Taxation of concerns refers to multinational as well as medium- or small sized trade organizations, which are organized by cross-border groups of corporations. Inherent to the frameworks of group corporations is the international and complex litigious environment, which requires a tailored approach as the complexity is caused by various divergent anti-abuse regulations, Controlled Foreign Corporation (rules), corporate tax laws, bilateral tax treaties, unilateral policies and jurisprudence. As a result, the custom-made method of action for an organization entails compliance with these rules and regulations and a sensible and anticipating attitude to the build of the corporate group framework, as the prevention of an overkill of crossing legislation is vital.
Cross-border group corporations will be faced with the stipulations following from the vast amount of regulation governing the taxation of concerns, when they execute their day-to-day business operations, such as the granting of a group loan and the subsequent question of entitlement to interest deduction or the distribution of profits to an associated firm. The intrinsic complex situations arise when limitations are applicable to different participations or when there is a concurrence between diverse so-called contaminated acts in law. Nevertheless, group corporations’ information needs are directed at the conditions under which they are permitted to structure their business organization and subsequent business decisions, without disqualifying for the right to E.g. interest deduction.
The graphic examples below could clarify the complexity facing group corporations, when they for instance decide to undertake an internal re-organization or an external acquisition.
Note: the graphics left are mere general examples to illustrate the complexity facing group corporations; without prior (legal and/or fiscal-economic) expert consultation, it is not intended to be applied in one’s personal or business situation in any way, shape or form. Please review our Legal notice; Van Clamsfield International Ltd. does not accept any liability for the consequences of any acts or omissions based on the information content of this website.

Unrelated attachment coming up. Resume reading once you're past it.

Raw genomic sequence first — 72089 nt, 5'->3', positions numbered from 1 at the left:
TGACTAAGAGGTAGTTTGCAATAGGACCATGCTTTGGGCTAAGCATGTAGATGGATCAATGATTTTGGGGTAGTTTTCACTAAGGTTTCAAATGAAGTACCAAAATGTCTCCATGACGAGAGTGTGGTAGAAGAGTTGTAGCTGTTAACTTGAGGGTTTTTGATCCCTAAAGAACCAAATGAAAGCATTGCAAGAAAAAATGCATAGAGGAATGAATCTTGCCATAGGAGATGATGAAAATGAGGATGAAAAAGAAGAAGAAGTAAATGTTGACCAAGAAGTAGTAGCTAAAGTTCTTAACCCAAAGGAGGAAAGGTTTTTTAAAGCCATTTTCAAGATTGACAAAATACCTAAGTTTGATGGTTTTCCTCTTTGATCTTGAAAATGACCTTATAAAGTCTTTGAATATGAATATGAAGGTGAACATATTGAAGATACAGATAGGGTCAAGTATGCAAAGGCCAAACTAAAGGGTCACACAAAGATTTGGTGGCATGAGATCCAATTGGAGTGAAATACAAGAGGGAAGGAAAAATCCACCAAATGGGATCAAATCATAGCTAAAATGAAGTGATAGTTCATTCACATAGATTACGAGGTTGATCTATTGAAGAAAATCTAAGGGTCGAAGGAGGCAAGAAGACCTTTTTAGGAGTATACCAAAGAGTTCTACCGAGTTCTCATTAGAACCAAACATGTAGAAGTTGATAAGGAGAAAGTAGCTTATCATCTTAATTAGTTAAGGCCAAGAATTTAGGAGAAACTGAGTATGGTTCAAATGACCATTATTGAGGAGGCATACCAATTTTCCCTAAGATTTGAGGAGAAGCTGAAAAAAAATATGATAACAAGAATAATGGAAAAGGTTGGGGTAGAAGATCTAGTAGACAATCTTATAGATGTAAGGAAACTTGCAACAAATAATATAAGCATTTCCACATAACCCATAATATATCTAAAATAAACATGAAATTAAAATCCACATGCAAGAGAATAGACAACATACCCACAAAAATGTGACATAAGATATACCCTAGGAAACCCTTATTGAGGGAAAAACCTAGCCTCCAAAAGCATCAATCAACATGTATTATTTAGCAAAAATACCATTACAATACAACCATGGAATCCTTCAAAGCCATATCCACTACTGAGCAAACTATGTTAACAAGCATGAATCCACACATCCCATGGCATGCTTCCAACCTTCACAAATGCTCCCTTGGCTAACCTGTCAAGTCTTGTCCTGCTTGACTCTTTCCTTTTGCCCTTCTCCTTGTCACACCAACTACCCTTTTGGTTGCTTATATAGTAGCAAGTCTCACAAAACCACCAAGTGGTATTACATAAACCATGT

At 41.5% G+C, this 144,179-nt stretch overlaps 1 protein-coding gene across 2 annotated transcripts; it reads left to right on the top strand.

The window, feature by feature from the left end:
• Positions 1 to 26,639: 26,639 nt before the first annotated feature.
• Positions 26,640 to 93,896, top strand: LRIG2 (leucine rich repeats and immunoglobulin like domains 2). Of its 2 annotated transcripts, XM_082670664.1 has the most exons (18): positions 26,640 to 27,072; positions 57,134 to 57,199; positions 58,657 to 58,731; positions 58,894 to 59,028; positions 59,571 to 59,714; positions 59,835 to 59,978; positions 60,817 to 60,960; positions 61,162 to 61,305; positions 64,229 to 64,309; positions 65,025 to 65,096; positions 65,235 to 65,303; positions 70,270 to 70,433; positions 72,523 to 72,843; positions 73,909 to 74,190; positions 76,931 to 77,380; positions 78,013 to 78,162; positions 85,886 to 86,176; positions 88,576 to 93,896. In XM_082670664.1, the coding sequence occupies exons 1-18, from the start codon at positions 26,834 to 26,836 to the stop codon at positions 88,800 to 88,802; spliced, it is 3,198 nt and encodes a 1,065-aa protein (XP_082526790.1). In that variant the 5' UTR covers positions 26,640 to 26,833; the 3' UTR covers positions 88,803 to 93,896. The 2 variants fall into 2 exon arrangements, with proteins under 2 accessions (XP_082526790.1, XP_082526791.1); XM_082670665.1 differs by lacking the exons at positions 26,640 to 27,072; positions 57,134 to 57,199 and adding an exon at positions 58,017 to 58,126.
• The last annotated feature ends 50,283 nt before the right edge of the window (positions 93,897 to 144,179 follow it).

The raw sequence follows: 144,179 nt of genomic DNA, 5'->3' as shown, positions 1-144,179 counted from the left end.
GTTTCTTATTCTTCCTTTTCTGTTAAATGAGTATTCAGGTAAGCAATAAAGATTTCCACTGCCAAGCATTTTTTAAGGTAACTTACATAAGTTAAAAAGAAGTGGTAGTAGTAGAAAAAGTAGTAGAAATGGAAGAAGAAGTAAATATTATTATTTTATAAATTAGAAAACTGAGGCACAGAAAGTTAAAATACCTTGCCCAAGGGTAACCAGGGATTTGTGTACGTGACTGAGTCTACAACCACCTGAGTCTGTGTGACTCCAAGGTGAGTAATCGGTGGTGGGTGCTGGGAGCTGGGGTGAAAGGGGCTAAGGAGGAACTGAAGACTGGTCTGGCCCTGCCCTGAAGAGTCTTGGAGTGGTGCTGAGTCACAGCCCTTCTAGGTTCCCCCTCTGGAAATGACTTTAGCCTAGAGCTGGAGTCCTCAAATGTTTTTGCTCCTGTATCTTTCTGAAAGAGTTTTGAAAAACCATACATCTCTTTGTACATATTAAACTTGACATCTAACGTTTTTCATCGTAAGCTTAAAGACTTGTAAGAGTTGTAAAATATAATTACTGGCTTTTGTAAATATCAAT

The above graphics show the complexity of the concurrence of multiple acts in law, yet which are typical in everyday business operations of group corporations. Both Graphics show a framework, whereby three nations and thus three taxation jurisdictions are involved, namely the USA, the Netherlands and the Isle of Man. The graphics look alike, but do not represent a similar situation. In graphic A, Inc. M represents the mother corporation of the entire group. In graphic B, Inc. M. represents the mother corporation of its subsidiaries BV S1 and Ltd. X and after acquisition, its granddaughter enterprise, BV S-GD. In Graphic B, BV E is an external party, whereas in Graphic A, BV S2 represents the subsidiary of Inc M.
The concurrence of the acts in law of both Graphics A and B is found in the fact that consecutively: BV S1, located in the Netherlands, distributes its profits to Inc M, located in the U.S. Then Inc M formally deposits capital to Ltd. X, located in the Isle of Man. Consequently, BV S1 borrows money from Ltd. X to pay the purchase price for respectively the internal re-organization (graphic A) and the external acquisition (graphic B). The difference is that in Graphic A that the purchase price is paid to a subsidiary of Inc M within the group organization of the enterprises, whereas in Graphic B it shows that the purchase price is paid to a third party outside the group.
The difference between a sale from within the group (internal re-organization) and an acquisition from an outside party (external acquisition) resonates in the fiscal treatment of the entire group. The divergent acts in law, add complexity, to the determination of which benefits (deductions and tax exemption) and which limitations will apply in what taxation jurisdiction. Van Clamsfield International Ltd. can provide robust answers and solutions to frameworks as displayed in graphics A and B. Naturally these graphics are mere examples. In reality, a range of possibilities and applications of corporate frameworks exists. The actual framework for a group of corporations needs to be tailor-made, as all acts in law have a different fiscal outcome if they are executed for another purpose or within another jurisdiction. Therefore, it is of vital importance to assess the business environments and business considerations that are founded within the group, prior to the completion of the business framework and subsequent acts in law.
“Intelligence without ambition is a bird without wings.”Salvador Dali (11/05/1904 – 23/01/1989), Spanish Artist
Van Clamsfield International Ltd. renders advisory services concerning the below-mentioned applications with respect to fiscal frameworks of concerns:
The most recent development in the taxation of group concerns is that the European Union (EU) intends to introduce one EU system for computing a qualifying group of companies’ taxable income, also known as the common consolidated corporate tax base (CCCTB). The presented plans of harmonized corporate taxation rest on the same foundations promulgated in Dutch corporate tax law. Therefore, frameworks that make use of group organizations located in the Netherlands will also be applicable to a potential European route in the future. Van Clamsfield International Ltd.’ primary objective in this regard, is to assist group companies in the improvement of the optimal utilization of their fiscal establishment climate.